Doing something to improve the environmental sustainability of your business should be easy, but it can often seem scary. We have found that business owners in the graphics industry generally start with the obvious quick fixes, such as simplifying onsite recycling or switching to LED lighting before often losing heart. The benefit of easy steps, is that they don’t have to require much time or cost to put into place. However if you are considering more ambitious ideas, such as investing in low energy kit, the process gets a little more complicated and usually involves money.
Every year Kodak recognises printers around the world for their sustainability progress. To qualify for the Kodak Sonora Plate Green Leaf Award printing companies must use the Kodak Sonora processless plate and manage their businesses in a way that reduces overall environmental impact. In 2017, the fourth year of the prize, there were fourteen winners from all over the world. This is a record number and suggests that the sustainability message is beginning to get through.
One of the most significant labeling schemes in the graphics industry is the Greenguard certification programme for healthy indoor environments. In 2011 this certification was acquired by Underwriters Laboratories (UL), a global operation and one of the most respected certification bodies in the world. UL now oversees all aspects of Greenguard.
First China and now Europe are taking big steps to clean up the environment. Their initiatives could create opportunities in the graphics industry, or be another nail in the sector’s coffin. Opportunities are there if brand owners and packaging printers get involved and take the lead in the recycling debate. Banning materials because they are hard to recycle should be a prompt to supply chains to be more innovative in the materials they use and in their recycling. A public awareness campaign as to which plastics can be recycled and how, would be a good start.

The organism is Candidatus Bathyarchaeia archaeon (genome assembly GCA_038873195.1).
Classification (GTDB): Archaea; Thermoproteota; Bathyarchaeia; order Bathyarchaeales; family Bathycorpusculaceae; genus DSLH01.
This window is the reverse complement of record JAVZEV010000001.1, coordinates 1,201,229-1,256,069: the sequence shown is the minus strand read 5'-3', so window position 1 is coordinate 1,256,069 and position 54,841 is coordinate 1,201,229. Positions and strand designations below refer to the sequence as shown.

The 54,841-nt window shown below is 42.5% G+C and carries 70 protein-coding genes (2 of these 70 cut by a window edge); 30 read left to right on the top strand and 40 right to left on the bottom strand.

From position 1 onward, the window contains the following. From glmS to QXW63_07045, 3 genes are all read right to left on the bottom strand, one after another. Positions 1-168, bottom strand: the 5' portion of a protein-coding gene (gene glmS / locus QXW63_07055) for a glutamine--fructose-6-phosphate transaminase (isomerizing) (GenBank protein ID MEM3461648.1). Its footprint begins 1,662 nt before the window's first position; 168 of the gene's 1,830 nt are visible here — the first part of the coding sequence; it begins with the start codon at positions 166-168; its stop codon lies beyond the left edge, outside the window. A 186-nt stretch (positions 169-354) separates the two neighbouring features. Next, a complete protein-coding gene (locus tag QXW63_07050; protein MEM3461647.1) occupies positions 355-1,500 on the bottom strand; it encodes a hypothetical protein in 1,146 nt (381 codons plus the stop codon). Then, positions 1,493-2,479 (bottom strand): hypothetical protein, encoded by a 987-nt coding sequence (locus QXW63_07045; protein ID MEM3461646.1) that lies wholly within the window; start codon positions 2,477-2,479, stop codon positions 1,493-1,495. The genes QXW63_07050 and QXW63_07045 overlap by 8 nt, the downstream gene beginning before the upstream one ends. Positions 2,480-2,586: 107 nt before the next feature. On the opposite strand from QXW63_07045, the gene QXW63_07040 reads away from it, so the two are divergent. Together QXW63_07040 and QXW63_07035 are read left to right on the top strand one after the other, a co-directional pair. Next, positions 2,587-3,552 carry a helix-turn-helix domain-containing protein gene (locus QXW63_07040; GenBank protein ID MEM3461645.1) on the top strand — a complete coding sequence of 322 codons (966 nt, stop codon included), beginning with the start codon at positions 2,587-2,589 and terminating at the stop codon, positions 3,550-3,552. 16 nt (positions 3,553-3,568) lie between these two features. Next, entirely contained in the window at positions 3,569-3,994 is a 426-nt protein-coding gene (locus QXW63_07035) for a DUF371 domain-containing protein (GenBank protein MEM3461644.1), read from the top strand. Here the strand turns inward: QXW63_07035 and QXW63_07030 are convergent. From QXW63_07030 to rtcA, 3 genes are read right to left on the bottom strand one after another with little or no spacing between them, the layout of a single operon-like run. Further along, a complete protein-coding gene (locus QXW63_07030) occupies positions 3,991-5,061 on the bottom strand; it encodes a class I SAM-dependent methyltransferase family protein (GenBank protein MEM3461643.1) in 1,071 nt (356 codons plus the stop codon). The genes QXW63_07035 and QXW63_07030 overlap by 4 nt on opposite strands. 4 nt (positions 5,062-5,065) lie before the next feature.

There is a lot of chat going around as to the negative impact of plastic packaging on the environment. On the one hand there’s eight million tonnes of the stuff floating malignant and unopposed in the oceans. And on the other, plastic is a very effective packaging material, especially for keeping food fresh and uncontaminated. It also extends its shelf life and it’s useful for displaying goods and for making carrier bags. Proponents of plastic packaging for bottles, bags, wrappers, tubs and trays will tell you this and they also claim that if some other material, such as metal or paper were used instead of plastic that overall emissions in terms of energy and greenhouse gases, would rise.